“The son of the grocer, the mayor, the village and the world”, the ambition of the documentary in the heart of a rural town


Winter 2016, in the village of Lussas, in Ardèche. The teams of Jean-Marie Barbe, a high defender of creative documentaries and founder of the local festival – the Etats Généraux du documentaire -, are preparing to launch the digital platform by Tënk subscriptions, the first devoted to the genre. This event, which makes the locality a high-magnitude artistic epicenter, is not the only project led by the Ardèche Images association: the construction of an ambitious “documentary village”, a building costing three million euros, mobilizes all energies, including the unwavering support of the farmer mayor, Jean-Paul Roux. The project also attracts the attention of the State, via the visit of the Minister of Culture, then in office, Audrey Azoulay.

Cultural revitalization

Documentary maker Claire Simon, familiar with the festival and the platform’s programmer, has followed this long-term human adventure, between seeking funding in Paris, collective challenges and local developments, to perpetuate a production format unfortunately neglected by television. Ambition that mingles with more local issues, such as the cultural revitalization of countryside neglected by the younger generations, but reinvested by the neo-murals. The result was a series of 20 episodes, The village (2019), including the film The son of the grocer, the mayor, the village and the world is the reduction for the big screen.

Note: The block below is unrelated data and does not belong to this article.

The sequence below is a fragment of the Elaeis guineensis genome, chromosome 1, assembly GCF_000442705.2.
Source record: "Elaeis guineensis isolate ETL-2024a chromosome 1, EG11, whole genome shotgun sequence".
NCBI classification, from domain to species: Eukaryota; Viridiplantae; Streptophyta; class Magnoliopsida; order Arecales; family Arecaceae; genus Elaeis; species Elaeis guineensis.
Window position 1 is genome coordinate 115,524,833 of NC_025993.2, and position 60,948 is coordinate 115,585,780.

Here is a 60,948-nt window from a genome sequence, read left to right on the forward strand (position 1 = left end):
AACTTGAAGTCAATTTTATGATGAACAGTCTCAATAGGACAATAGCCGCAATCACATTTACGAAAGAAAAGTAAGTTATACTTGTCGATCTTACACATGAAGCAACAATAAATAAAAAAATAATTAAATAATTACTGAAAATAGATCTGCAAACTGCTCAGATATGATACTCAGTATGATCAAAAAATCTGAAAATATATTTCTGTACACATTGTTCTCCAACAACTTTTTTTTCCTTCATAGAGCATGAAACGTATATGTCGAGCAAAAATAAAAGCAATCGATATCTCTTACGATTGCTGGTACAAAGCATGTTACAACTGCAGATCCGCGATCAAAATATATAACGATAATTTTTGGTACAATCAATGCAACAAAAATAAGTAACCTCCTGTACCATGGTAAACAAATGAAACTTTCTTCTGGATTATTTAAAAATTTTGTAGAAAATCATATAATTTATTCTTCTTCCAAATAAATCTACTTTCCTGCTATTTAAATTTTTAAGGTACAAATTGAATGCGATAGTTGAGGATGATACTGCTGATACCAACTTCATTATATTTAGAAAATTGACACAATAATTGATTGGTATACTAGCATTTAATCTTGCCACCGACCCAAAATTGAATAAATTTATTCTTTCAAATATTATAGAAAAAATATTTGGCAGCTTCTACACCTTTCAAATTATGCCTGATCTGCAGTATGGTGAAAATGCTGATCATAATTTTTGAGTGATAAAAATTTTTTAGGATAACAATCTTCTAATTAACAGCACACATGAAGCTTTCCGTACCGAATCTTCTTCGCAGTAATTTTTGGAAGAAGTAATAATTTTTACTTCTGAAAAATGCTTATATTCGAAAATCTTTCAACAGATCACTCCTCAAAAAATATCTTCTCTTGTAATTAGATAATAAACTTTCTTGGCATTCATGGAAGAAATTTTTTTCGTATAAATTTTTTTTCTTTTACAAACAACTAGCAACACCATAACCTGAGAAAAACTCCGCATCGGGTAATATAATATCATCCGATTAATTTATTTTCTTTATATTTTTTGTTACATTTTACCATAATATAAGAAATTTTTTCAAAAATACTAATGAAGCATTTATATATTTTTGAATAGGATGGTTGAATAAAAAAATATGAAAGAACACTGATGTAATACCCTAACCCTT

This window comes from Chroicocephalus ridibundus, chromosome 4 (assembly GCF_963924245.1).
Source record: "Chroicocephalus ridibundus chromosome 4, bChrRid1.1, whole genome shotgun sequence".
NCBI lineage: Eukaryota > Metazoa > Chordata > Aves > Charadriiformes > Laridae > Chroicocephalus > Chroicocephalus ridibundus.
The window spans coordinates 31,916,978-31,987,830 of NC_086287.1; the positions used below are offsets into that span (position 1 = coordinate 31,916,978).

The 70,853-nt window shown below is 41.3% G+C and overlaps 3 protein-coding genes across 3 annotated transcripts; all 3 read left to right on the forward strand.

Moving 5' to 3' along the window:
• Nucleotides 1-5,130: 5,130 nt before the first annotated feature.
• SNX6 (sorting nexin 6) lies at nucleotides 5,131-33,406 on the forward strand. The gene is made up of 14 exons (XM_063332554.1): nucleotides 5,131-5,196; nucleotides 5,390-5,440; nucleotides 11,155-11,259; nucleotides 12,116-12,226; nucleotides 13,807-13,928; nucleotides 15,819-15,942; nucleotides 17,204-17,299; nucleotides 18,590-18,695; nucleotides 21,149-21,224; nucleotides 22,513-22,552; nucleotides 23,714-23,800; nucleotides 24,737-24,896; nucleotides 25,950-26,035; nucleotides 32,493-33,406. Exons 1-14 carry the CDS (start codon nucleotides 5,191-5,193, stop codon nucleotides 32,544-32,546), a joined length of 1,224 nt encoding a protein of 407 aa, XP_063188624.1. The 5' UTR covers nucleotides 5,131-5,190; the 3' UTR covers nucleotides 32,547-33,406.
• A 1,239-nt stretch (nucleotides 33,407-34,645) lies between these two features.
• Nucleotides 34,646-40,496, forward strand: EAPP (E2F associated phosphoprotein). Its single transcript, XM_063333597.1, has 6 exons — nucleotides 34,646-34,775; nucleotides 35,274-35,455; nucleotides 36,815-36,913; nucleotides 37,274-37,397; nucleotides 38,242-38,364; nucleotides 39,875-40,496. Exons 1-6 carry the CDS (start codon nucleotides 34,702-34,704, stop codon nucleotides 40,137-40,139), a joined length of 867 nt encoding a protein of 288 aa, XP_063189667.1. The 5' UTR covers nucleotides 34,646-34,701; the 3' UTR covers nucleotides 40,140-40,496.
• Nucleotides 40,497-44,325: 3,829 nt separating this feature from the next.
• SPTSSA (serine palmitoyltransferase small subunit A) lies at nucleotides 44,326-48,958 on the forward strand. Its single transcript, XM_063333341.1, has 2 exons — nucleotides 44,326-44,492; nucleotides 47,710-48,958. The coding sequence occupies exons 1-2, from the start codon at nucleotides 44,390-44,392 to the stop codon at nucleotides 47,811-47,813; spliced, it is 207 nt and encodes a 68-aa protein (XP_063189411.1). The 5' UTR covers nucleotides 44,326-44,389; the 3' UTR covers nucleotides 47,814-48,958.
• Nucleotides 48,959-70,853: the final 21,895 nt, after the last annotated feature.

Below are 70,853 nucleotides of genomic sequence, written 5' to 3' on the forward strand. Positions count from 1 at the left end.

Apart from the well-known talent of the director, sympathizer of the odyssey in question, the film looks too much like an activity report or an institutional tape. Lacks a sideways glance that emerges, however, at times when Claire Simon leans, too fleetingly, on the irreducible distance that the inhabitants of Lussas maintain from the cultural animation that takes place on their land, ultimately little concerned by the fact may their hamlet become the center of anything. It is perhaps this indifference, incredibly symptomatic, that the film should also have delved into.

French documentary by Claire Simon (1 h 51). On the Web : www.nourfilms.com.